Not all open water swim competitions are in rolling high seas of grey commanding waves and white horses. Some are absolute paradise and even warm, with beautiful scenery and pristine waters. You might still need to keep your wits about you for jellies and sharks, however, so it’s still not for the faint hearted.
Palm to Whale Beach, Australia
The Big Swim from Palm Beach to Whale Beach is arguably the premier event on the ocean swim calendar. It’s the last leg of the Pittwater Ocean Swim Series, and grows in popularity each year.
The beach-to-beach swim started in 1974 with just shy of 40 competitors; and today, it is pushing upwards of 2000 swimmers. This swim can be one of the toughest on the ocean swimming calendar depending on the conditions. It’s a 2.5km course starting from the Palm Beach Pavilion and it finishes right in the middle of Whale Beach. Swimmers can face a very strong swell and a rough chop but it also has potential to be a leisurely swim with calm, flat surf. It’s an aquatic lottery!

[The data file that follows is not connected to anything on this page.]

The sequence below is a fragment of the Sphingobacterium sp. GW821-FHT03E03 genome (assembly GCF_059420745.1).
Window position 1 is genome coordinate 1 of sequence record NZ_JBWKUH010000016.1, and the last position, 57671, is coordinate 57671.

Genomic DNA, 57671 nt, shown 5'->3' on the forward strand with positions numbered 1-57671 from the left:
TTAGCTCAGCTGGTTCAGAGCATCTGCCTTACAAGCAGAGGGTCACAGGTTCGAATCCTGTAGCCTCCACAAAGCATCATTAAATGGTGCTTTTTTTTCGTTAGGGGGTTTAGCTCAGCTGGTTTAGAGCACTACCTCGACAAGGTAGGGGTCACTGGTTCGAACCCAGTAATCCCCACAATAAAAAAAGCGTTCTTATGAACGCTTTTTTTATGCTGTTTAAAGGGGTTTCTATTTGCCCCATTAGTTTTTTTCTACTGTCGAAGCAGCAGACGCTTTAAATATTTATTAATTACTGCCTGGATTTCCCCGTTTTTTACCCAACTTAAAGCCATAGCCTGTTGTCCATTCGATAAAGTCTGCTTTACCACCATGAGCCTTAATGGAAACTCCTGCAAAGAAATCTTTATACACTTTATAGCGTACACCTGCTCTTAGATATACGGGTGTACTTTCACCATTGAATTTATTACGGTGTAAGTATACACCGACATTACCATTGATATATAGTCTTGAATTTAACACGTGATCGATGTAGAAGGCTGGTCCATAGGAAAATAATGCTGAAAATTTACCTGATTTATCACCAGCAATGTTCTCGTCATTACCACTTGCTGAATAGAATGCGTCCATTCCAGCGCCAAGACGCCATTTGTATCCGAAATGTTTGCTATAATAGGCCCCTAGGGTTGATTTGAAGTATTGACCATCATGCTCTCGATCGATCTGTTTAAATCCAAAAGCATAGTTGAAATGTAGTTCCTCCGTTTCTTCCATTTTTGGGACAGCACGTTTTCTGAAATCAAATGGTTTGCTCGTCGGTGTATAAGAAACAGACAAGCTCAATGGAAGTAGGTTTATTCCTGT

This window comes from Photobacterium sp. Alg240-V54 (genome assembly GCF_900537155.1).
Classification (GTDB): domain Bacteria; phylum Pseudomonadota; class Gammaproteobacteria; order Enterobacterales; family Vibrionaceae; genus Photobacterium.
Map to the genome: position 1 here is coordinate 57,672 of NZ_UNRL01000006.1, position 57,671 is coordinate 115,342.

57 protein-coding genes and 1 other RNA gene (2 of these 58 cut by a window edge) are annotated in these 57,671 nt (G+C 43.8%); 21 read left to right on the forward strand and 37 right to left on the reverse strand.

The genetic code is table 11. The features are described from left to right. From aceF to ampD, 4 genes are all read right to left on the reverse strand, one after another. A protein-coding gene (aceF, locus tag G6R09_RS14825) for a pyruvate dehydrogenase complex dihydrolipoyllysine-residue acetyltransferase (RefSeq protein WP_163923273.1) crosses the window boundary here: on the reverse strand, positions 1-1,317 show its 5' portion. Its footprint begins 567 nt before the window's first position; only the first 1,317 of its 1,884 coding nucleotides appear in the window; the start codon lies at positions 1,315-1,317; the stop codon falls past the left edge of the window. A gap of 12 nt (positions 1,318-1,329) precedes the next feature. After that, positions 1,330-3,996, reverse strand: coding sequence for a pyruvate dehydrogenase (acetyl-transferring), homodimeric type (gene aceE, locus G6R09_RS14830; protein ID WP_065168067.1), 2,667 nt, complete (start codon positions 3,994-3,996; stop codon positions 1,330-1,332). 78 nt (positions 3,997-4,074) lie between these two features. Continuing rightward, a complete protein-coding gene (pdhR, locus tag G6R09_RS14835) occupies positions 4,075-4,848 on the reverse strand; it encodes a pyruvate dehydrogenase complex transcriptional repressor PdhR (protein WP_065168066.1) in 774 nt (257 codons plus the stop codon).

Lake Okataina Open Water Swim
Chia Sport Week
Racers compete on the stunning Sardinian coastline, Italy’s finest sea.
Competitors in the three distances (1.9km, 3.8km and 5km) start on the golden sands of Dune di Campana beach on the islands’ southern tip, before following a course through the azure waters of the Mediterranean Sea and back to land. It’s quite the spectacle and there is a whole host of sporting feats going on for the week.
The Castle Swim Series
Lough Cutra Castle, Ireland
The Castle Swim Series, brings swimmers a round of 5km, 2.5km and 1mile swims to 5 iconic castles and exclusive use of the lakes. These events promise not just stunning swim courses, but a medal, finish line treats and a festival event village filled with live music and entertainment.
Home to stunning crystal clear waters, the Global Swim Series Championship Races takes place in tropical El Cruce in Cancun and is the largest marathon swim in the world and could well be the most beautiful competitive swim you ever do. It sells out every year at a cap of 100 swimmers. Aside from the breathtaking coastal views the offer is there to swim over an underwater museum during the 10km race.
The museum was commissioned as an exceptionally creative and artistic way to build an artificial reef. Swimming right over 500+ stunning and detailed statues that were carefully placed at the bottom of the ocean for you to see and for new corals to grow on, creating a whole new ecosystem. You can see these works of art as you complete the race, thanks to the clarity of this one of a kind location.